What Drug Diversion Programs Are Available in New South Wales?

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If you have been charged with a drug offence or your offending is related to drug-related issues, you may be able to avoid traditional criminal justice processes through caution or diversion schemes.

Here’s what you need to know.

Cannabis Cautioning Scheme

A police caution is a formal warning over your behaviour that allows you to avoid a criminal penalty. 

Receiving a police caution means that there will be no criminal record of your interaction with the justice system.

The Cannabis Cautioning Scheme allows adult offenders in NSW detected for minor cannabis offences to receive a formal caution rather than be charged with an offence. 

NSW Police can issue a formal caution if they encounter a person:

  • Using cannabis; 
  • In possession of less than 15 grams of cannabis; or 
  • In possession of cannabis related equipment (such as a bong or pipe).

You will need to admit to the offence to receive a caution. You can only be cautioned twice and cannot be cautioned at all if you have prior convictions for drug offences, offences of violence or sexual assault.

A formal caution will include contact telephone numbers for the Alcohol and Drug Information Service. If a person receives a second caution, they are required to contact this service.

Youth Diversion

Under the Young Offenders Act 1997 (NSW), people under the age of 18 years who have committed minor drug offences such as possessing a prohibited drug are eligible to a number of pre-court diversion options. These include:

  • A formal police warning;
  • A caution, if the young person admits to the offence.
  • A youth justice conference, which is a formal discussion between youth justice officials, the young person and anyone impacted by their offending. 

There are no strict limits on how many times a young person can be granted youth diversion. However, granting diversion is up to the discretion of police and youth justice officials.

Proposed Illicit Drug Pre-Court Diversion 

NSW Attorney-General Mark Speakman has proposed the implementation of pre-court diversion for adults found in possession of a small quantity of any illicit drug for personal use.

Under the proposal, persons found in possession of illicit drugs will be able to either pay a $400 penalty or participate in alcohol and other drug treatment to avoid being charged.

This plan was announced last year in response to the Special Commission of Inquiry Into The Drug “Ice” – which made 109 recommendations for drug law reform in the state, many of which were ignored by the government.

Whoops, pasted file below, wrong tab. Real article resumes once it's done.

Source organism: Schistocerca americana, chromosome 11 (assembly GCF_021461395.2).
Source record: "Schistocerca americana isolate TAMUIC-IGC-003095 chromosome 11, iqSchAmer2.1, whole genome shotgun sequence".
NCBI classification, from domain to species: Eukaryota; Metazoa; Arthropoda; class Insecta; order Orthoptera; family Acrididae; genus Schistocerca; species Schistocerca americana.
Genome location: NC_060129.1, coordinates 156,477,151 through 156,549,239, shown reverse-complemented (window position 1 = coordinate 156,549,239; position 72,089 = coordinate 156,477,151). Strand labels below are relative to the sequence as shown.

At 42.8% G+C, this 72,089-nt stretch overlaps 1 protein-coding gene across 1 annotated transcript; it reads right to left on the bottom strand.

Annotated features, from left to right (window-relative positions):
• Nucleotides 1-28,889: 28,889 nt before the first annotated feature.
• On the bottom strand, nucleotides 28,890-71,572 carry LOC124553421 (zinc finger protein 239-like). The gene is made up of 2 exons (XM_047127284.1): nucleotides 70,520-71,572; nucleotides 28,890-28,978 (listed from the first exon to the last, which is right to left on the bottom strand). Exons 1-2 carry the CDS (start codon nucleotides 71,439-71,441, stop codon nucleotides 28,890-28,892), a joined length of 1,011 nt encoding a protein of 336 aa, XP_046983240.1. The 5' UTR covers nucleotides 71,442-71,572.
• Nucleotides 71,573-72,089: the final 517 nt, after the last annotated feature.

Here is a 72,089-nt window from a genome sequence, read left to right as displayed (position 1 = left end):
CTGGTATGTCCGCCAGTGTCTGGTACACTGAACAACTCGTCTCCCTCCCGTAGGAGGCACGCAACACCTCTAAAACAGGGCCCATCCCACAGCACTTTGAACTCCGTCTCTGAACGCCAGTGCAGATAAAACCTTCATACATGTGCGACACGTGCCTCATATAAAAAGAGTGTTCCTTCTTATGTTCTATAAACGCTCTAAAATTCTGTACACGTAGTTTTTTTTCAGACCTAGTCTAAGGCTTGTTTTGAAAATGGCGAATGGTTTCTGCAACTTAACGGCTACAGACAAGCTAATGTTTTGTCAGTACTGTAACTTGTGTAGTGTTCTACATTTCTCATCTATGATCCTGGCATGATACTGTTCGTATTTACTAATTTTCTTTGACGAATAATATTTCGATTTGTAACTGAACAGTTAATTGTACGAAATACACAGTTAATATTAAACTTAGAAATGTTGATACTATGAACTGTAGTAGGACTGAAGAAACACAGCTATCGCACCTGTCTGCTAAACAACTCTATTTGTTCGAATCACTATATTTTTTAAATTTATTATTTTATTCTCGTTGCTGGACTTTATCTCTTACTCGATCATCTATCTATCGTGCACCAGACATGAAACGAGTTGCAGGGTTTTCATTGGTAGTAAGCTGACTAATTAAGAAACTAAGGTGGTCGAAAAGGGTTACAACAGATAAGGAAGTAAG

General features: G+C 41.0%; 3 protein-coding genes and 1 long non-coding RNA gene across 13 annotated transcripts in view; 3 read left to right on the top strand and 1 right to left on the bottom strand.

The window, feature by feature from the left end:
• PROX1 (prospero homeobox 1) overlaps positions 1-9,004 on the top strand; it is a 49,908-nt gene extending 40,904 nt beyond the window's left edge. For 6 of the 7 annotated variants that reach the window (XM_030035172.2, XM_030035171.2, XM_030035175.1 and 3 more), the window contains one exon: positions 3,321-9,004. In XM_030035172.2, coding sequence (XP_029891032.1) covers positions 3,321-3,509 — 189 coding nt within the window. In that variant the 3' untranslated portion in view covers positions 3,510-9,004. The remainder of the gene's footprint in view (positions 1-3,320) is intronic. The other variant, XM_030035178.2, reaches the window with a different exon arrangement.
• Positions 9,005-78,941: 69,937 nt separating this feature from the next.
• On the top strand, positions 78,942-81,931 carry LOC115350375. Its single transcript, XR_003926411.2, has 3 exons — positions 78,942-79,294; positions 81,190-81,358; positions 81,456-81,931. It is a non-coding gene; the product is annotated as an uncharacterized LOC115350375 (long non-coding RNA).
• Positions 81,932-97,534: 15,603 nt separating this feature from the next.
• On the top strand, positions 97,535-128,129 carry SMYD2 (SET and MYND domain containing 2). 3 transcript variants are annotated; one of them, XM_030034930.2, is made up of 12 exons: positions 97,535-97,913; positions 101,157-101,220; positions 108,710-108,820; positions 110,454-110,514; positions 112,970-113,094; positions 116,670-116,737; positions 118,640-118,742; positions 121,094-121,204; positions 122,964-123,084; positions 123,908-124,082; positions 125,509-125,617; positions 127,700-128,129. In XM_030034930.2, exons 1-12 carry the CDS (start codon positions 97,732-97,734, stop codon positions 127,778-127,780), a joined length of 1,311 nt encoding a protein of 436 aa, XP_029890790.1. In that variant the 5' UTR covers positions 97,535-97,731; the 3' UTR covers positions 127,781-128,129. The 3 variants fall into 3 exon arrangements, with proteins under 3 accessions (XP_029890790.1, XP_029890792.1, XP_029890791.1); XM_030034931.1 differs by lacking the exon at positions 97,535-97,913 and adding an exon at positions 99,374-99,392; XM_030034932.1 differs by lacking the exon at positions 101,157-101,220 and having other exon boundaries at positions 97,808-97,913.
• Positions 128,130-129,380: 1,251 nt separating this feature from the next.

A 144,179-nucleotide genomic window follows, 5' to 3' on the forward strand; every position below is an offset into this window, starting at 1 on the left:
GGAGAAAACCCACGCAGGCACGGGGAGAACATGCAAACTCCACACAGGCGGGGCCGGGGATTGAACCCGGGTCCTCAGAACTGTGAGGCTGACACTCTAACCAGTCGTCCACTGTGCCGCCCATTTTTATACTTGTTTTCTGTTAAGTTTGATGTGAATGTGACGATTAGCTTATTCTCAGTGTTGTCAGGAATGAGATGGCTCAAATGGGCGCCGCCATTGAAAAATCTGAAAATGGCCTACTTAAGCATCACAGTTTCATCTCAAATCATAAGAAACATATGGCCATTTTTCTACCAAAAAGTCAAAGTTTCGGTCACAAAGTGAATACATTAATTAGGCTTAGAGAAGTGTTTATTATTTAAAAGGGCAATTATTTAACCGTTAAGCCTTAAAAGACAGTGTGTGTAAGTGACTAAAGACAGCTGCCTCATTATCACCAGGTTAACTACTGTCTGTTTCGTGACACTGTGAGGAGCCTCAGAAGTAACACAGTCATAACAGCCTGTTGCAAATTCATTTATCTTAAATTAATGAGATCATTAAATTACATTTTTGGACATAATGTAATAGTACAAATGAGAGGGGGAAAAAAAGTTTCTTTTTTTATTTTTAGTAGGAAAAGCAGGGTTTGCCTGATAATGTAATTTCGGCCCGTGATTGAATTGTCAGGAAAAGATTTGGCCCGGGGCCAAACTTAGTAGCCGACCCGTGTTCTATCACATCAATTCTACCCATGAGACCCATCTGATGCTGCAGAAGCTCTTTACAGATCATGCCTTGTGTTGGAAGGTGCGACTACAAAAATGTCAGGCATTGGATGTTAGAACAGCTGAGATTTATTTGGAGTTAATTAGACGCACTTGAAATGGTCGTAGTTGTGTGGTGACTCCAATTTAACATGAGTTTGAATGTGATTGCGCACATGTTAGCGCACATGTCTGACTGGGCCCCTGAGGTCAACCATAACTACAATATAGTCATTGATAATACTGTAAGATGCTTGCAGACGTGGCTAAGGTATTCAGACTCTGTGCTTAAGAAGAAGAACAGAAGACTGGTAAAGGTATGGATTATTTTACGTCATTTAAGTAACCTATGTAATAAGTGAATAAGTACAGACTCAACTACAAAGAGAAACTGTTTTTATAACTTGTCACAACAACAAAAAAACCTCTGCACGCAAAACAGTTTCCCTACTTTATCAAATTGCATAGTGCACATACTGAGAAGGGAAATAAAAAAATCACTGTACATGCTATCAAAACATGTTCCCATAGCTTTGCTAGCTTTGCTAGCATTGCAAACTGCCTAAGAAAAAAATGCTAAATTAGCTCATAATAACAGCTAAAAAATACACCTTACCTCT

At this stage, it’s not clear when (and if) this proposal is going to be implemented.

Magistrates Early Referral Into Treatment (MERIT) program

If a drug-related matter has proceeded to court, a person may be eligible to participate in the Magistrates Early Referral Into Treatment program (MERIT).

The MERIT program allows eligible persons with drug-related problems to enter into treatment and rehabilitation programs before their next court hearing.

Recommendation into the program can come from police, lawyers or a Magistrate.

Once a person has been recommended for the program, a Magistrate will assess their suitability and make a decision whether to formally endorse participation in the program. 

A person is eligible for the MERIT program if they:

  • Consent to the program;
  • Are an adult;
  • Have an alcohol or other drug related problem;
  • Have been released on bail or do not require bail;
  • Are not charged with an offence that will be dealt with by the District Court or a sexual offence; and
  • Live or have a connection with an area which offers the MERIT program.

The program is currently available for people who live or have a connection with (for example, work in) the following areas:

  • Albion Park
  • Ballina
  • Bankstown
  • Bathurst
  • Blacktown
  • Blayney
  • Broken Hill
  • Burwood
  • Byron Bay
  • Campbelltown
  • Casino
  • Cessnock
  • Coffs Harbour
  • Cooma
  • Downing Centre
  • Fairfield
  • Forbes
  • Gosford
  • Grafton
  • Hornsby
  • Junee
  • Katoomba
  • Kempsey
  • Kiama
  • Kyogle
  • Lismore
  • Liverpool
  • Maclean
  • Maitland
  • Manly
  • Milton
  • Mt Druitt
  • Murwillumbah
  • Muswellbrook
  • Newcastle
  • Newtown
  • Nowra
  • Oberon
  • Orange
  • Parkes
  • Parramatta
  • Penrith
  • Picton
  • Port Kembla
  • Port Macquarie
  • Queanbeyan
  • Raymond Terrace
  • Singleton
  • Sutherland
  • Tamworth
  • Toronto
  • Tweed Heads
  • Wagga Wagga
  • Wauchope
  • Waverley
  • Wellington
  • Wilcannia
  • Wollongong
  • Woy Woy
  • Wyong

The program allows people with drug-related problems to be case managed by the Local Court. The program offers individual and group counselling, welfare support and assistance, opioid-substitution therapy and residential rehabilitation programs. Participants in the program will regularly report back to a Magistrate about their progress.